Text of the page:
The Scientist

» microbiology and evolution

Most Recent

image: Lichen Legion

Lichen Legion

By | July 2, 2014

Genetic analysis splits one species into 126.

0 Comments

image: The Rise of Color

The Rise of Color

By | July 1, 2014

An analysis of modern birds reveals that carotenoid-based plumage coloring arose several times throughout their evolutionary history, dating as far back as 66 million years ago.

0 Comments

image: Carnal Knowledge

Carnal Knowledge

By | July 1, 2014

Sex is an inherently fascinating aspect of life. As researchers learn more and more about it, surprises regularly emerge.

2 Comments

image: Geni-Tales

Geni-Tales

By | July 1, 2014

Penises and vaginas are not just simple sperm delivery and reception organs. They have been perfected by eons of sexual conflict.  

0 Comments

image: Size Matters

Size Matters

By | July 1, 2014

The disproportionately endowed carabid beetle reveals that the size of female—and not just male—genitalia influences insemination success.

0 Comments

image: The Sooner, The Better

The Sooner, The Better

By | July 1, 2014

New approaches to diagnosing bacterial infections may one day allow the identification of pathogens and their antibiotic susceptibility in a matter of hours or minutes.

0 Comments

image: The Sex Paradox

The Sex Paradox

By | July 1, 2014

Birds do it. Bees do it. We do it. But not without a physical, biochemical, and genetic price. How did the costly practice of sex become so commonplace?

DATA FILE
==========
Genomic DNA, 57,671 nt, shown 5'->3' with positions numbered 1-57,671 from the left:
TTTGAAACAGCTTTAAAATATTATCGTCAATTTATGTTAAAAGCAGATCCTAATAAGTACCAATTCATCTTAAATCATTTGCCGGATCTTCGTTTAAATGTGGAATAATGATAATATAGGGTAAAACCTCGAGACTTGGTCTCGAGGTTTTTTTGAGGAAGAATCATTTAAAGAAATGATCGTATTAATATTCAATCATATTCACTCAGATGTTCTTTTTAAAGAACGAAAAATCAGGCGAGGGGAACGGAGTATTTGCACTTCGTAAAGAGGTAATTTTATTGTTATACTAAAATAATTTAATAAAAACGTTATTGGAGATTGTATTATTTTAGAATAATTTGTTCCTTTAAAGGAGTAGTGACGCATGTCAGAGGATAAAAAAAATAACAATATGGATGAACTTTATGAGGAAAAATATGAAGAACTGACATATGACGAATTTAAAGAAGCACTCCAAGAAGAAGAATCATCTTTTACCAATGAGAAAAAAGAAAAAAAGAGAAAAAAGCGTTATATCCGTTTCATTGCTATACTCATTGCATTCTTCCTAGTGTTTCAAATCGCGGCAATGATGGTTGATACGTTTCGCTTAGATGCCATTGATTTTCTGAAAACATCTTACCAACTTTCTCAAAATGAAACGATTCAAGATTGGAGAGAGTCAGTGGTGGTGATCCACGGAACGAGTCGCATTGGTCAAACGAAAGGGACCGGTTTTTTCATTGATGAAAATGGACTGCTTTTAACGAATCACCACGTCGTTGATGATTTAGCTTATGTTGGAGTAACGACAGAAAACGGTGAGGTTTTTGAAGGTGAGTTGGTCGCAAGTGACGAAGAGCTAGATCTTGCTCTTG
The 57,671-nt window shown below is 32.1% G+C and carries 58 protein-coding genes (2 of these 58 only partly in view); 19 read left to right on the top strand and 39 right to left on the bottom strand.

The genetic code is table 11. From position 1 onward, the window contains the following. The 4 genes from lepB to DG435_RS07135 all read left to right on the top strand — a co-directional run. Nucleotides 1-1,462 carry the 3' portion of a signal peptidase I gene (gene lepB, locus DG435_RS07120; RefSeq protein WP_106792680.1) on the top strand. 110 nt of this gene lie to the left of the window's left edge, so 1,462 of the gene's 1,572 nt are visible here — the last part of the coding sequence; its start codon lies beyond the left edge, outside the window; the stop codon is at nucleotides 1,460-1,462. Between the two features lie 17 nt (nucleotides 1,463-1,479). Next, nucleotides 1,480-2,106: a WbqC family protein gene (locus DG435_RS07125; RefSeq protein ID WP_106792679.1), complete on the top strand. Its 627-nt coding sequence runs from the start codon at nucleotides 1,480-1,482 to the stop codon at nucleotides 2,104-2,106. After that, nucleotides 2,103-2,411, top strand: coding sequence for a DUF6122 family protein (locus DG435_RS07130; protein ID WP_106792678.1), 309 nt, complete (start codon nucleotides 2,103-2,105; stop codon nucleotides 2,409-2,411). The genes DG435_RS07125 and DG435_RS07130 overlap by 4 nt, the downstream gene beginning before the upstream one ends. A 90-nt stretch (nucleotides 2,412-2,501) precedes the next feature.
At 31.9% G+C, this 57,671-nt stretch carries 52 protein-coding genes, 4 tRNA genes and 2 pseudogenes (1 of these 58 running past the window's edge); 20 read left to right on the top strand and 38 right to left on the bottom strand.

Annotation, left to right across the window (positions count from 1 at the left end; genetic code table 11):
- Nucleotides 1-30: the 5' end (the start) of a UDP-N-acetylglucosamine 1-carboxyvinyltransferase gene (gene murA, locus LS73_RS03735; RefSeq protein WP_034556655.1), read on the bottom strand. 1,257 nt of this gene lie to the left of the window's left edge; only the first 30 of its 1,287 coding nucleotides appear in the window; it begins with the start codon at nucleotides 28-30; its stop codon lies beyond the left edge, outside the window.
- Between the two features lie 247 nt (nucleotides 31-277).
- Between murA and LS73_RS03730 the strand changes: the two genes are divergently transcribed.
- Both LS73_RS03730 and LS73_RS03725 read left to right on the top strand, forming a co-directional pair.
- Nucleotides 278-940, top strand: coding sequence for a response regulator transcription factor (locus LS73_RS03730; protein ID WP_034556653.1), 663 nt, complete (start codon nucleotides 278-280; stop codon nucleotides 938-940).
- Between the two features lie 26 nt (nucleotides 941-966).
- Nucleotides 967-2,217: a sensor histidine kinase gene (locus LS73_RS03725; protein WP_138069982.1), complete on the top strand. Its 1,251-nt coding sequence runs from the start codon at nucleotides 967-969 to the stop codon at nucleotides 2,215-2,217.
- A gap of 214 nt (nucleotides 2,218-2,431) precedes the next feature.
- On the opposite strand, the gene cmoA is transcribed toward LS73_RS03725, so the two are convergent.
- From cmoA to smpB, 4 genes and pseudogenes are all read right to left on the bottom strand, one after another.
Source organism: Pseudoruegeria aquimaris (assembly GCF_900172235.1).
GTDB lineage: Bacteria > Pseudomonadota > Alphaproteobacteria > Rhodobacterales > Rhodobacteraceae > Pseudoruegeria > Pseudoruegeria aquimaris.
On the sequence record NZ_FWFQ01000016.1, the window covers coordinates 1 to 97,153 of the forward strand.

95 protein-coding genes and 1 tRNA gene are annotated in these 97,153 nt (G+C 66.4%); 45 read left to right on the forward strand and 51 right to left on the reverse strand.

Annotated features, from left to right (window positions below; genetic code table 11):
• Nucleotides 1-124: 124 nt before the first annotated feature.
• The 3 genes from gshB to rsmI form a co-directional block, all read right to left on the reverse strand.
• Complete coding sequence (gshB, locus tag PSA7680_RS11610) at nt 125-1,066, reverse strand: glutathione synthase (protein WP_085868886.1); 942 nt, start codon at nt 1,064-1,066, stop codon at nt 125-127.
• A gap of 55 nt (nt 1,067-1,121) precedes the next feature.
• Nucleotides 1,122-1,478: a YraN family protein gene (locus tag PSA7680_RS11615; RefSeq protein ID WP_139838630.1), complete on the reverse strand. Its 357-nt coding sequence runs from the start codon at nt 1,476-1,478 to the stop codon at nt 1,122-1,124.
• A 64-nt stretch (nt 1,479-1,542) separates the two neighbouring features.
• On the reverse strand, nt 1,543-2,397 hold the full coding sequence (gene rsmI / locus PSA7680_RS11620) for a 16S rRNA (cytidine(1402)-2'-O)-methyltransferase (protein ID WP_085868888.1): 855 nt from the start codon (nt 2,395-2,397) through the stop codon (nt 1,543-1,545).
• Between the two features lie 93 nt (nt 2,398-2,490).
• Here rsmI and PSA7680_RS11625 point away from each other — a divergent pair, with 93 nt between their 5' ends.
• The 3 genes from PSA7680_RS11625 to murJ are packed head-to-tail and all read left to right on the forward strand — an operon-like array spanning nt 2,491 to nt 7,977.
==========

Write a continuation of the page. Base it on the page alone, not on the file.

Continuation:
13 Comments

image: Sly Guys

Sly Guys

By | July 1, 2014

Across the animal kingdom, dominance isn’t the only way for a male to score. Colluding, sneaking around, or cross-dressing can work, too.

1 Comment

image: Omnivore Ancestors?

Omnivore Ancestors?

By | June 26, 2014

Fifty-thousand-year-old feces suggest Neanderthals ate both meat and vegetables.

0 Comments

image: Mobile Microbiome

Mobile Microbiome

By | June 26, 2014

Cell phones are populated with many bacteria commonly found on users’ hands. 

0 Comments

Advertisement

Popular Now

  1. The Mycobiome
    Features The Mycobiome

    The largely overlooked resident fungal community plays a critical role in human health and disease.

  2. Antibody Alternatives
    Features Antibody Alternatives

    Nucleic acid aptamers and protein scaffolds could change the way researchers study biological processes and treat disease.

  3. Simulating Scientific Sabotage, For Fun
  4. Holding Their Ground
    Features Holding Their Ground

    To protect the global food supply, scientists want to understand—and enhance—plants’ natural resistance to pathogens.

Advertisement
Advertisement
Life Technologies